TT: Is He In There?

JANE: Okay, Alan.  We’ve expanded our agreeing to disagree about whether readers should “see” a character as “being” the author.  I can’t say I’m persuaded to your point of view, but I will agree that sometimes authors deliberately put themselves in their books.

Did He Sell the Moon?

You said you had a Famous SF Author in mind who regularly put himself into his stories.  Who would that be?

ALAN: That would be Robert Heinlein, without whom there would be no such thing as science fiction as we know it today. He put a lot of his own personality, experience and beliefs into his fiction.  I’m quite sure that time after time you can catch glimpses of Heinlein himself peering out at you from the pages of his stories.

JANE: Ah…  But is this the readers’ opinion or the author’s opinion?

ALAN: It’s certainly not the author’s opinion. Heinlein was a very private individual who refused to engage in that kind of public speculation. I think he preferred to let the story speak for itself – and I certainly can’t criticise him for that. As far as I can tell, the most he ever said about his own work was in an introduction he wrote to Revolt in 2100: “They are just stories, meant to amuse, and written to buy groceries.”

JANE: Well, if he said that, then why do you feel so strongly otherwise?

Are there obvious clues?  A name and description, like Roger Zelazny provided in The Hand of Oberon or an “in-joke” such as Kingsley Amis’s provided with One Fat Englishman?

ALAN: Yes, there are a lot of clues. In 1968 Alexei Panshin published Heinlein in Dimension, a very detailed critical analysis of all Heinlein’s stories. In it he identifies someone he calls “the Heinlein Individual” who he defines as: “…a single personality that appears in three different stages and is repeated in every Heinlein book in one form or another.”

Here is how Panshin describes the Heinlein Individual:

The earliest stage is that of the competent  but naïve youngster. The hero of almost any Heinlein juvenile will serve as an example … The second stage is the competent man in full glory, the man who knows how things work. Examples of this are Zeb Jones of If This Goes On–, the secret agent narrator of The Puppet Masters, and Sergei Greenberg of The Star Beast. The last stage is the wise old man who not only know how things work, but why they work too. Jubal Harshaw of Stranger in a Strange Land is an example, and Baslim of Citizen of the Galaxy and Colonel Dubois of Starship Troopers. However these three stages as I have given them are simply the equivalents of frames cut from a movie film to serve as illustrations – the Heinlein Individual forms a continuum covering all points between youngster and wise old man.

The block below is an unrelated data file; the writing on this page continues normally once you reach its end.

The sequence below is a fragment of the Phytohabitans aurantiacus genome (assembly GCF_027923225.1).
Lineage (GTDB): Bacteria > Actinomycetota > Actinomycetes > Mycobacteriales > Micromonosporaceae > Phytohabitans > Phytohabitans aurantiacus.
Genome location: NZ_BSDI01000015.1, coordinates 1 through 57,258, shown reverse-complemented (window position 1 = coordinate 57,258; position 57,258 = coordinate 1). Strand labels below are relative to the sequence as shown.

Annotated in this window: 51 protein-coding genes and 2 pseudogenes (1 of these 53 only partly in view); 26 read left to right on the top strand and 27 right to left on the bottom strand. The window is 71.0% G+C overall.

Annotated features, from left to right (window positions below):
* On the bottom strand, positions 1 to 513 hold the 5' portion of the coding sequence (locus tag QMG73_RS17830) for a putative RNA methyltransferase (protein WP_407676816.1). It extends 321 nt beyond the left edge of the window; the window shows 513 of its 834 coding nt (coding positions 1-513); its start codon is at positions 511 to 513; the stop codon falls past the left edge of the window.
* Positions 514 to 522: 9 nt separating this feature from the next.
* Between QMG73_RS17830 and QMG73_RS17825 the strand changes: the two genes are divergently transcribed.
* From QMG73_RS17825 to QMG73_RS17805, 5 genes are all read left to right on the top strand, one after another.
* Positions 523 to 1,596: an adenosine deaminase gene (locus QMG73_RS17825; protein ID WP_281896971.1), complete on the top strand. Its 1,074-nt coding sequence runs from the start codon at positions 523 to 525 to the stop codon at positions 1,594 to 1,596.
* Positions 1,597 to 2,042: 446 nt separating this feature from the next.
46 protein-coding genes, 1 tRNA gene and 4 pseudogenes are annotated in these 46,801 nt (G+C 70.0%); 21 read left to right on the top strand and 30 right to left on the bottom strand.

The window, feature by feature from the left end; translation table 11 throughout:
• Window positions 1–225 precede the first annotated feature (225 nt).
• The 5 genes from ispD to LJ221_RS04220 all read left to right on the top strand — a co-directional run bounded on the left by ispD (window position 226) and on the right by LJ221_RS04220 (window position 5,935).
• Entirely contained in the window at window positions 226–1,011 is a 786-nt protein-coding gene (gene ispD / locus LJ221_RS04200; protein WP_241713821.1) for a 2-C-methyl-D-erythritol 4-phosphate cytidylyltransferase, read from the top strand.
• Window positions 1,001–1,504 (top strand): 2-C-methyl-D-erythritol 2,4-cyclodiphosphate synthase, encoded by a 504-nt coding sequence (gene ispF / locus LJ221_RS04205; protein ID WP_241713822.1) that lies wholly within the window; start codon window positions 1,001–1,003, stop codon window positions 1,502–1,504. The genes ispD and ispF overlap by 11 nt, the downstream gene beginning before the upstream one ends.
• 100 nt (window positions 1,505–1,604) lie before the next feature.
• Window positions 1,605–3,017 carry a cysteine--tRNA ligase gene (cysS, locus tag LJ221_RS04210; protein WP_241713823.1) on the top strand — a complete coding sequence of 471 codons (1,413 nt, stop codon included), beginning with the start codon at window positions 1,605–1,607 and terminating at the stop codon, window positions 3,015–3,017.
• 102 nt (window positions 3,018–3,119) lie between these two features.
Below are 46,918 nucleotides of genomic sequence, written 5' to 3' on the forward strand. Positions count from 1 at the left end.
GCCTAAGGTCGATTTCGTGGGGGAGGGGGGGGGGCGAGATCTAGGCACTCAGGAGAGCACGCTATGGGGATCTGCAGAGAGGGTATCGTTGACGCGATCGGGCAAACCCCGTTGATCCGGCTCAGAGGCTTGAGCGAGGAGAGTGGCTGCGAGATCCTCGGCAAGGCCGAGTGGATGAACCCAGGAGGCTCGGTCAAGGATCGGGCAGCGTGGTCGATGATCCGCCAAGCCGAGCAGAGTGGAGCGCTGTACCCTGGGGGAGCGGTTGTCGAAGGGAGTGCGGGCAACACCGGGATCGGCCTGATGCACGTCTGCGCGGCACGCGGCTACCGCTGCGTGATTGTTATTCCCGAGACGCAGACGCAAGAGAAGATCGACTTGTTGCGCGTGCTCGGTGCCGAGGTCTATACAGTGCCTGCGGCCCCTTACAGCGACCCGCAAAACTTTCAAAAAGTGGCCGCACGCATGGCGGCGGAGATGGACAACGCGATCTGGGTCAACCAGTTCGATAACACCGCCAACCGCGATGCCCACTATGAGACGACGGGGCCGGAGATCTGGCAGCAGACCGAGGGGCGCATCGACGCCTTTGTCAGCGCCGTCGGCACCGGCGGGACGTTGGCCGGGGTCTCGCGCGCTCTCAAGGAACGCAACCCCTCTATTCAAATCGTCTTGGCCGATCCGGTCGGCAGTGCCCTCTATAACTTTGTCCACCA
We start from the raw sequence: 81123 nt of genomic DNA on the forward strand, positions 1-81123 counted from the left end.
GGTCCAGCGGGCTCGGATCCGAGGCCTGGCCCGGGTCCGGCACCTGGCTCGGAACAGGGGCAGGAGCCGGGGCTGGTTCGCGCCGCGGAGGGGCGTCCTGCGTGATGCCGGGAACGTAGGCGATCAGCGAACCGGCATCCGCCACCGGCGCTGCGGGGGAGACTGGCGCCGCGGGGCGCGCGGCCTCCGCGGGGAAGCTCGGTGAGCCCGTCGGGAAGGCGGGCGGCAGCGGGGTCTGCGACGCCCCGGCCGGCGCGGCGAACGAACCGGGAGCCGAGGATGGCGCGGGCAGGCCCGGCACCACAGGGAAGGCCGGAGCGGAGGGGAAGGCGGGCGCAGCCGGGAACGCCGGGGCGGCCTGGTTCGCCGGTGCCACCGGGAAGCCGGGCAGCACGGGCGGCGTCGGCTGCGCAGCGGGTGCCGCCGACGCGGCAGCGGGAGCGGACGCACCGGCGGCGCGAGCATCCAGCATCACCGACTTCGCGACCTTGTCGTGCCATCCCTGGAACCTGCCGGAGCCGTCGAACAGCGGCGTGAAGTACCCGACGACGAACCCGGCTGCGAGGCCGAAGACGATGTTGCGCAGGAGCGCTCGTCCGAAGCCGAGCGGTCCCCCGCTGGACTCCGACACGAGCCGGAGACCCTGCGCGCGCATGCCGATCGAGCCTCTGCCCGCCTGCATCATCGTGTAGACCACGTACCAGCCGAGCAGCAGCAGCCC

Panshin goes on to defend this thesis in great and convincing detail.

JANE: So?  Actually, these are pretty classic tropes.  Even boring ones, to be honest.  Nancy Drew or the Hardy Boys fit the first just as easily as any Heinlein youngster.  Just about every spy thriller, Western – heck, just about any action adventure tale – has the second. And the Wise Old Man has been around since the first myth where the hero seeks guidance.

By the way, before readers think I don’t like Heinlein’s work, I do.  We’ve discussed it in detail here and here.   I’d certainly consider myself a fan, rather than otherwise.